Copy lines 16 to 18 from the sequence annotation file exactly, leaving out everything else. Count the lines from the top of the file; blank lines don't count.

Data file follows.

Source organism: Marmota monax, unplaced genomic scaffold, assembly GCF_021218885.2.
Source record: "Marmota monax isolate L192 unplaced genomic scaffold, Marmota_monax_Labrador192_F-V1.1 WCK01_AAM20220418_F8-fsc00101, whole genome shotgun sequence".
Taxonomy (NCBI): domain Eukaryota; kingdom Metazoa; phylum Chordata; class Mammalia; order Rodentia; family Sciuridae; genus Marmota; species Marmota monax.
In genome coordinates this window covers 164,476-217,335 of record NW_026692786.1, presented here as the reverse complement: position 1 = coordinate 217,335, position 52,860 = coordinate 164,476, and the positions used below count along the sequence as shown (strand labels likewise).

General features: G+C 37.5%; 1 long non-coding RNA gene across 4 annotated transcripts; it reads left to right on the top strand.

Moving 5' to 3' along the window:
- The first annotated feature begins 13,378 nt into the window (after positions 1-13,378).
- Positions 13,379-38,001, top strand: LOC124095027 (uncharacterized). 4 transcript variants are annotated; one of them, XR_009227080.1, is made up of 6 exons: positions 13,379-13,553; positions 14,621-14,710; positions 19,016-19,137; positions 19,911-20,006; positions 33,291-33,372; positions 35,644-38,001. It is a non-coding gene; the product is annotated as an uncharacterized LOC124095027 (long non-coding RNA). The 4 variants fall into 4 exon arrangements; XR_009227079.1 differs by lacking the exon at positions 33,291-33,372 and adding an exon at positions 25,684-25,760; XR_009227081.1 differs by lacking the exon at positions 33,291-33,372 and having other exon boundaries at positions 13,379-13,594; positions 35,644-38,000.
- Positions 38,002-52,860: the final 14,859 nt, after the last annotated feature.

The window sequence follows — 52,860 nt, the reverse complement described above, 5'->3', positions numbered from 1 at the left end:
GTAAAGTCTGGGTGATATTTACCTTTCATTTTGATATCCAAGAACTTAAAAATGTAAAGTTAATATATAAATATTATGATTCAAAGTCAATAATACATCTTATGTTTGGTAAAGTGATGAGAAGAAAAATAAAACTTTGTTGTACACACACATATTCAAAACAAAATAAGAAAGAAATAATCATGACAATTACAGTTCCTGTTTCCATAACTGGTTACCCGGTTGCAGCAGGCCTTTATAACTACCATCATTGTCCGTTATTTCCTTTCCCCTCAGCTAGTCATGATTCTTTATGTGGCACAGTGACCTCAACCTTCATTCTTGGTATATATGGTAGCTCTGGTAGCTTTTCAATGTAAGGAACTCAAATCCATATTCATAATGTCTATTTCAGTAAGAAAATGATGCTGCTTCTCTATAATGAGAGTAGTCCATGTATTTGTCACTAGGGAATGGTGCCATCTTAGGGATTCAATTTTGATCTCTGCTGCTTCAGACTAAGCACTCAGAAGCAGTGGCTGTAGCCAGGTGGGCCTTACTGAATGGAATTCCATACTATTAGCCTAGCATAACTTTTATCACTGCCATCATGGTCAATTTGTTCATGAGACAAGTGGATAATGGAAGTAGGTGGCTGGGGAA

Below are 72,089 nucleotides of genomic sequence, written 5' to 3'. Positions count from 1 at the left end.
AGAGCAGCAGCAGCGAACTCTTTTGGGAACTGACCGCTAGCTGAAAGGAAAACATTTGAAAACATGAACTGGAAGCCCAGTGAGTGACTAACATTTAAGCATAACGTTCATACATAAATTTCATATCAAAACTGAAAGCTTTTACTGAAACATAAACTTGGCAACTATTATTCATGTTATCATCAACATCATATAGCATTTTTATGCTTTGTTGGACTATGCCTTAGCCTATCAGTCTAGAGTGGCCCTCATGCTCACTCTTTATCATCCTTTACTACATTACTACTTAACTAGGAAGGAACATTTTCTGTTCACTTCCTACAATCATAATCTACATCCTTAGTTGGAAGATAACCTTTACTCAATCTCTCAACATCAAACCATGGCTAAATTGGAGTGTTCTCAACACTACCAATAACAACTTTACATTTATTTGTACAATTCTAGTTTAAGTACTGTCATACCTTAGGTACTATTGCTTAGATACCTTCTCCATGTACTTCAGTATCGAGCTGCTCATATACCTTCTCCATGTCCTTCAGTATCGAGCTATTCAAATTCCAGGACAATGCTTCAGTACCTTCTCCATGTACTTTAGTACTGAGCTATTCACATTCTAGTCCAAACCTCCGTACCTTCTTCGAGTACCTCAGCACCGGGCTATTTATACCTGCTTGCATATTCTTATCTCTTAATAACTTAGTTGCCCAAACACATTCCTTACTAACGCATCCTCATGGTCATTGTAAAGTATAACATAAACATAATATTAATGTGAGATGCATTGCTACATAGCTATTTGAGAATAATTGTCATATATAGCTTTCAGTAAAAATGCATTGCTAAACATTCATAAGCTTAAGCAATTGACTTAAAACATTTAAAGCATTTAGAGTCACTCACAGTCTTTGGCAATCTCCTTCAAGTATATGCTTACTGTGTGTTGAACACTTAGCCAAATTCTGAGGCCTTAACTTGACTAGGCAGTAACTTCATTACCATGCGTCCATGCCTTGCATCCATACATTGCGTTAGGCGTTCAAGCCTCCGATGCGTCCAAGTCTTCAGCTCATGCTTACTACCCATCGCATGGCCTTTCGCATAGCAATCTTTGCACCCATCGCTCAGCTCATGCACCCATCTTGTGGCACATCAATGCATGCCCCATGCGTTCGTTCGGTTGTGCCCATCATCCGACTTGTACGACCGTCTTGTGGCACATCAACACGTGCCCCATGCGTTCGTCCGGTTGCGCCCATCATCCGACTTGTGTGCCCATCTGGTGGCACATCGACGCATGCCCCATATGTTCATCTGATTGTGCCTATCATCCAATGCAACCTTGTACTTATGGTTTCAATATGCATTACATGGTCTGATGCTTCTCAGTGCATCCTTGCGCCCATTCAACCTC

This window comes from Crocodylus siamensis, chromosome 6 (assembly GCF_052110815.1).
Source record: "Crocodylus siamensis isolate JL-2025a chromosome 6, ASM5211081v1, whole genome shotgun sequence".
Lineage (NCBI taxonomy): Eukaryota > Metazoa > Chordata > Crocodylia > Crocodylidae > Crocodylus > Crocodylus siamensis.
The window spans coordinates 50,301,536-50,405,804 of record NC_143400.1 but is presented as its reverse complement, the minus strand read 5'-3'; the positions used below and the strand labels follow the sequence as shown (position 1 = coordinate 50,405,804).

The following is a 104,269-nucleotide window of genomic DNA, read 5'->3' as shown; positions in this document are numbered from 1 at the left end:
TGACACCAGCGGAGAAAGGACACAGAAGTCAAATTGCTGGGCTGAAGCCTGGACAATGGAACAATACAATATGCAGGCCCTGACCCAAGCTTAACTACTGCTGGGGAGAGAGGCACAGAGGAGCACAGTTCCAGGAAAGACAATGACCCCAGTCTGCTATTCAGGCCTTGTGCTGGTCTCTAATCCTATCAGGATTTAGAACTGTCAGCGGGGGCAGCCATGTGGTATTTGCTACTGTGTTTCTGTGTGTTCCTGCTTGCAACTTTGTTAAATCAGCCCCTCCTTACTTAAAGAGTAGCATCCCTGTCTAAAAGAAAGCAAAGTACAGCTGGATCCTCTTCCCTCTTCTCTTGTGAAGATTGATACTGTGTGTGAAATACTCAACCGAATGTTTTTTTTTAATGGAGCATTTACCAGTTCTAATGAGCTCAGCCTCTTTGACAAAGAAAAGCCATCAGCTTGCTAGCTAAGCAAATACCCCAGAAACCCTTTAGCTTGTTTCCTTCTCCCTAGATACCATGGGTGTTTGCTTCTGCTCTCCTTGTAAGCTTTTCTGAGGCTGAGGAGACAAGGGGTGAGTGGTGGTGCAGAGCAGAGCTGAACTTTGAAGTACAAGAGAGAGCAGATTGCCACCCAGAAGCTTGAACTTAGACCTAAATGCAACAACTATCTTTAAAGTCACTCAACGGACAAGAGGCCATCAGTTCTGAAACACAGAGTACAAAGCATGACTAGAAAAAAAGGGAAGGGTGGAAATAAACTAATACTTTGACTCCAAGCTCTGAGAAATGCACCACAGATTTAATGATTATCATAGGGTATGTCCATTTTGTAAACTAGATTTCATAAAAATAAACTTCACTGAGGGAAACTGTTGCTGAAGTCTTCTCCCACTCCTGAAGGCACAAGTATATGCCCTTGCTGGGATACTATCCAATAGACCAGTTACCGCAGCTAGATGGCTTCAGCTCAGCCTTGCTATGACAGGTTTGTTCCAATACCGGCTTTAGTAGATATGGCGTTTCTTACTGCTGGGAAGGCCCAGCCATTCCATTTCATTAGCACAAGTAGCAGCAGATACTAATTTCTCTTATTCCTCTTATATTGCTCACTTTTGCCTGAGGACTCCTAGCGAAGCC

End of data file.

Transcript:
Lineage (NCBI taxonomy): Eukaryota > Metazoa > Chordata > Crocodylia > Crocodylidae > Crocodylus > Crocodylus siamensis.
The window spans coordinates 50,301,536-50,405,804 of record NC_143400.1 but is presented as its reverse complement, the minus strand read 5'-3'; the positions used below and the strand labels follow the sequence as shown (position 1 = coordinate 50,405,804).

The following is a 104,269-nucleotide window of genomic DNA, read 5'->3' as shown; positions in this document are numbered from 1 at the left end: